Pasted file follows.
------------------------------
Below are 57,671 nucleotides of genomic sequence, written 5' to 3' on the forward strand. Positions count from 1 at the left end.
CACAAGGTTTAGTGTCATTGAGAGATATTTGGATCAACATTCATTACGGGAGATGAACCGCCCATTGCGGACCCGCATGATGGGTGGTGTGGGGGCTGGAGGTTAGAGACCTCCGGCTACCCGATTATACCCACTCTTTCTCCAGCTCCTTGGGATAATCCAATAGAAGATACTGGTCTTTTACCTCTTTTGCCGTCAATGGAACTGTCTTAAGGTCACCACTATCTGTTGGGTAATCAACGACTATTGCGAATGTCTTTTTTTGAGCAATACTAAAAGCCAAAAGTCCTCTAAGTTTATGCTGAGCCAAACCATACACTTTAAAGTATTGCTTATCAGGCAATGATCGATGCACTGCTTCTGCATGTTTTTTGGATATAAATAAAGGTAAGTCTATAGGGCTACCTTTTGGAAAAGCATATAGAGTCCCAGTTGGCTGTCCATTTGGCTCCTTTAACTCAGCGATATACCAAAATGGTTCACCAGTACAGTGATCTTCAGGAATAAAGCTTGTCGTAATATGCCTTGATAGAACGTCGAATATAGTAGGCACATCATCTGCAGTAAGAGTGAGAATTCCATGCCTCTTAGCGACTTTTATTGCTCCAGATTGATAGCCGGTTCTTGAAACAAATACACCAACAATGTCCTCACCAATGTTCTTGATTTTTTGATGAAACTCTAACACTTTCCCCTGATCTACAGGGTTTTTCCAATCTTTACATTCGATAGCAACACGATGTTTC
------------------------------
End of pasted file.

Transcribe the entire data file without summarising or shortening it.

Below are 57,671 nucleotides of genomic sequence, written 5' to 3' on the forward strand. Positions count from 1 at the left end.
CACAAGGTTTAGTGTCATTGAGAGATATTTGGATCAACATTCATTACGGGAGATGAACCGCCCATTGCGGACCCGCATGATGGGTGGTGTGGGGGCTGGAGGTTAGAGACCTCCGGCTACCCGATTATACCCACTCTTTCTCCAGCTCCTTGGGATAATCCAATAGAAGATACTGGTCTTTTACCTCTTTTGCCGTCAATGGAACTGTCTTAAGGTCACCACTATCTGTTGGGTAATCAACGACTATTGCGAATGTCTTTTTTTGAGCAATACTAAAAGCCAAAAGTCCTCTAAGTTTATGCTGAGCCAAACCATACACTTTAAAGTATTGCTTATCAGGCAATGATCGATGCACTGCTTCTGCATGTTTTTTGGATATAAATAAAGGTAAGTCTATAGGGCTACCTTTTGGAAAAGCATATAGAGTCCCAGTTGGCTGTCCATTTGGCTCCTTTAACTCAGCGATATACCAAAATGGTTCACCAGTACAGTGATCTTCAGGAATAAAGCTTGTCGTAATATGCCTTGATAGAACGTCGAATATAGTAGGCACATCATCTGCAGTAAGAGTGAGAATTCCATGCCTCTTAGCGACTTTTATTGCTCCAGATTGATAGCCGGTTCTTGAAACAAATACACCAACAATGTCCTCACCAATGTTCTTGATTTTTTGATGAAACTCTAACACTTTCCCCTGATCTACAGGGTTTTTCCAATCTTTACATTCGATAGCAACACGATGTTTC